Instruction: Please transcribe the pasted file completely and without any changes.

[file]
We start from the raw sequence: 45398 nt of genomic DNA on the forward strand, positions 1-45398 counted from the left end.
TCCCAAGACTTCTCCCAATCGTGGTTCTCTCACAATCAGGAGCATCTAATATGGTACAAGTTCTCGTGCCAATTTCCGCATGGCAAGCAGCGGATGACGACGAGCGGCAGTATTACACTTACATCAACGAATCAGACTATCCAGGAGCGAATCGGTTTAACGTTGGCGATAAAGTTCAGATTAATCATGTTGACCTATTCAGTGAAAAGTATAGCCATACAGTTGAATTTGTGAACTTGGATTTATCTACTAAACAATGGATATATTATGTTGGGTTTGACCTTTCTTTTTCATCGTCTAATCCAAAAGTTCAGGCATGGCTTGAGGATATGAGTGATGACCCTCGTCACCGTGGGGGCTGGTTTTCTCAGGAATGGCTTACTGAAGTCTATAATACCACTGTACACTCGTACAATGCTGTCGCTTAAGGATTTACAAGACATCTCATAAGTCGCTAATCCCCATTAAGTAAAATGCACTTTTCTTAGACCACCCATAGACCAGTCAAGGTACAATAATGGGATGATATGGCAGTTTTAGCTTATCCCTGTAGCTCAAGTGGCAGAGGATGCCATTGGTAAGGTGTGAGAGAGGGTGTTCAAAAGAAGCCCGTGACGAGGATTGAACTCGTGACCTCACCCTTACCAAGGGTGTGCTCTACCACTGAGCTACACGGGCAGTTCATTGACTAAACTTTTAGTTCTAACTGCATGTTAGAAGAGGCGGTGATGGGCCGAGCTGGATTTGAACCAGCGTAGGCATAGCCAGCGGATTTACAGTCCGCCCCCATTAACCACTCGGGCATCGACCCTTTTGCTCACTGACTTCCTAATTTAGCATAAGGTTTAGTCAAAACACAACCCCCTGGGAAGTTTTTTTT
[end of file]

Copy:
We start from the raw sequence: 45398 nt of genomic DNA on the forward strand, positions 1-45398 counted from the left end.
TCCCAAGACTTCTCCCAATCGTGGTTCTCTCACAATCAGGAGCATCTAATATGGTACAAGTTCTCGTGCCAATTTCCGCATGGCAAGCAGCGGATGACGACGAGCGGCAGTATTACACTTACATCAACGAATCAGACTATCCAGGAGCGAATCGGTTTAACGTTGGCGATAAAGTTCAGATTAATCATGTTGACCTATTCAGTGAAAAGTATAGCCATACAGTTGAATTTGTGAACTTGGATTTATCTACTAAACAATGGATATATTATGTTGGGTTTGACCTTTCTTTTTCATCGTCTAATCCAAAAGTTCAGGCATGGCTTGAGGATATGAGTGATGACCCTCGTCACCGTGGGGGCTGGTTTTCTCAGGAATGGCTTACTGAAGTCTATAATACCACTGTACACTCGTACAATGCTGTCGCTTAAGGATTTACAAGACATCTCATAAGTCGCTAATCCCCATTAAGTAAAATGCACTTTTCTTAGACCACCCATAGACCAGTCAAGGTACAATAATGGGATGATATGGCAGTTTTAGCTTATCCCTGTAGCTCAAGTGGCAGAGGATGCCATTGGTAAGGTGTGAGAGAGGGTGTTCAAAAGAAGCCCGTGACGAGGATTGAACTCGTGACCTCACCCTTACCAAGGGTGTGCTCTACCACTGAGCTACACGGGCAGTTCATTGACTAAACTTTTAGTTCTAACTGCATGTTAGAAGAGGCGGTGATGGGCCGAGCTGGATTTGAACCAGCGTAGGCATAGCCAGCGGATTTACAGTCCGCCCCCATTAACCACTCGGGCATCGACCCTTTTGCTCACTGACTTCCTAATTTAGCATAAGGTTTAGTCAAAACACAACCCCCTGGGAAGTTTTTTTT